It is important to stress that the limitation we recognized in Owusu and which we now reaffirm does nothing to diminish the State's power to punish a defendant according to the harm actually inflicted (see id. at 405). All that is limited is its power to heighten liability solely by reason of corporeal attributes.
Accordingly, the order of the Appellate Division should be modified by dismissing the count of the indictment charging aggravated assault upon a police officer or peace officer, and remitting to Herkimer County Court for resentencing and, as so modified, affirmed.
1. The statute provides in its entirety: "A person is guilty of aggravated assault upon a police officer or a peace officer when, with intent to cause serious physical injury to a person whom he knows or reasonably should know to be a police officer or a peace officer engaged in the course of performing his official duties, he causes such injury by means of a deadly weapon or dangerous instrument."
2. In connection with the doctor's office incident, defendant was also charged with two counts of assault in the second degree, resisting arrest and criminal possession of marijuana in the fifth degree.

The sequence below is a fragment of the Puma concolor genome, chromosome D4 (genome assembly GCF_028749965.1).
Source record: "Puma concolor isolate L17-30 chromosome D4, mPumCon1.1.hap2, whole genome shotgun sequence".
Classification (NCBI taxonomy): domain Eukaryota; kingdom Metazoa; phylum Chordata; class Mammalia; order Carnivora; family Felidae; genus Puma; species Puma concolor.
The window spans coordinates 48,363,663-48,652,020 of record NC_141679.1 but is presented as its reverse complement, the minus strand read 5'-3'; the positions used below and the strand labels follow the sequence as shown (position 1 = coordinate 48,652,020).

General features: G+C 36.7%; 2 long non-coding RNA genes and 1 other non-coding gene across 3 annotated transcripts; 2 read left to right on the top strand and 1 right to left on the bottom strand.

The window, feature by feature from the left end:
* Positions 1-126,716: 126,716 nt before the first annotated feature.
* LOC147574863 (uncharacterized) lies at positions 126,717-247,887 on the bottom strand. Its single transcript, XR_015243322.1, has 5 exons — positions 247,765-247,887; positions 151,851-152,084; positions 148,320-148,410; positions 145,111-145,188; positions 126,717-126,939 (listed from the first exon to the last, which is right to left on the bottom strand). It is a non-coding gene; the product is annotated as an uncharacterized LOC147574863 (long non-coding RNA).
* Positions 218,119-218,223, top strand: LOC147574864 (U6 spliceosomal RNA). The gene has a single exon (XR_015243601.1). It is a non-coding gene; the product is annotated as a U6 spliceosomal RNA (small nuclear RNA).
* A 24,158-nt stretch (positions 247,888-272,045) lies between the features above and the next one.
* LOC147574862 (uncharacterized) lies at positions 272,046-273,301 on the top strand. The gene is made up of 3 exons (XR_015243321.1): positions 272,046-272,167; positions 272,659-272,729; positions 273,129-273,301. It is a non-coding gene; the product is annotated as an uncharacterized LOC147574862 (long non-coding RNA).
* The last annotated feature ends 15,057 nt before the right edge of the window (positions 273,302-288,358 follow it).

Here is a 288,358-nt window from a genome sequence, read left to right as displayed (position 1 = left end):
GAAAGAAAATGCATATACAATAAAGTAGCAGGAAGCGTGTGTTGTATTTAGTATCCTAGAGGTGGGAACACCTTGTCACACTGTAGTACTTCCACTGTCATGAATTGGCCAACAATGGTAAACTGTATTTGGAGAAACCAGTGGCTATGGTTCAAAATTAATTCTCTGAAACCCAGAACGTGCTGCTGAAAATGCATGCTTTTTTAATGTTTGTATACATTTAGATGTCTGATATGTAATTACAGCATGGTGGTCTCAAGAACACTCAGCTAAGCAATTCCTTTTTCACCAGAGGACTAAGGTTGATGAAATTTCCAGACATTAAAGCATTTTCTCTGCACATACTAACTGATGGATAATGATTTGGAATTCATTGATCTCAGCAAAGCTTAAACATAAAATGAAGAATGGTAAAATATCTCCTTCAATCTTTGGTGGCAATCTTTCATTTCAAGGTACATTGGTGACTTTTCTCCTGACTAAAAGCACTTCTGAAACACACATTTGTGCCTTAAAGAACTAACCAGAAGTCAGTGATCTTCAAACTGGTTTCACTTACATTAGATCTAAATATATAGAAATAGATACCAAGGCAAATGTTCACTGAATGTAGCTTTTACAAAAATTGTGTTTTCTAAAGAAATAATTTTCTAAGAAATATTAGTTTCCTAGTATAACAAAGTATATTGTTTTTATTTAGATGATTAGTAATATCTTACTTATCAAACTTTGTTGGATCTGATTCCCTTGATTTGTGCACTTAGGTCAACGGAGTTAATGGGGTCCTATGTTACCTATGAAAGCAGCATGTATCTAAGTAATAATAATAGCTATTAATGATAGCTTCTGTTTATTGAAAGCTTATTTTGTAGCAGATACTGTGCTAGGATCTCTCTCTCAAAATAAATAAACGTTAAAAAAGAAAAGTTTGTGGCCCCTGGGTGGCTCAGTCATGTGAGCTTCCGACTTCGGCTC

3. Whether saliva containing the HIV virus is in fact "readily capable of causing death or other serious physical injury" is an issue that we do not reach. For the reasons that follow, neither should it have been reached by County Court.
4. As the Court explained to the jury shortly after taking defendant's plea:
"the question was whether there's some very technical legal questions that have been batted around in this case as to what would involve a dangerous instrument, which is something you would have had to have made a decision on. And I had made a ruling that you were going to hear it based on the fact that one of the definitions of dangerous instrument is a term called 'substance,' and that his saliva was, in fact, a substance that could have caused death; and that when he bit the officers, he was only using his teeth to inject a substance into their body" (emphasis supplied).
5. The statute provides: "'Dangerous instrument' means any instrument, article or substance, including a 'vehicle' as that term is defined in this section, which, under the circumstances in which it is used, attempted to be used or threatened to be used, is readily capable of causing death or other serious physical injury."
Order modified by dismissing the count of the indictment charging aggravated assault upon a police officer or peace officer, and remitting to Herkimer County Court for resentencing and, as so modified, affirmed. Opinion by Chief Judge Lippman.Judges Ciparick, Graffeo, Read, Smith, Pigott and Jones concur.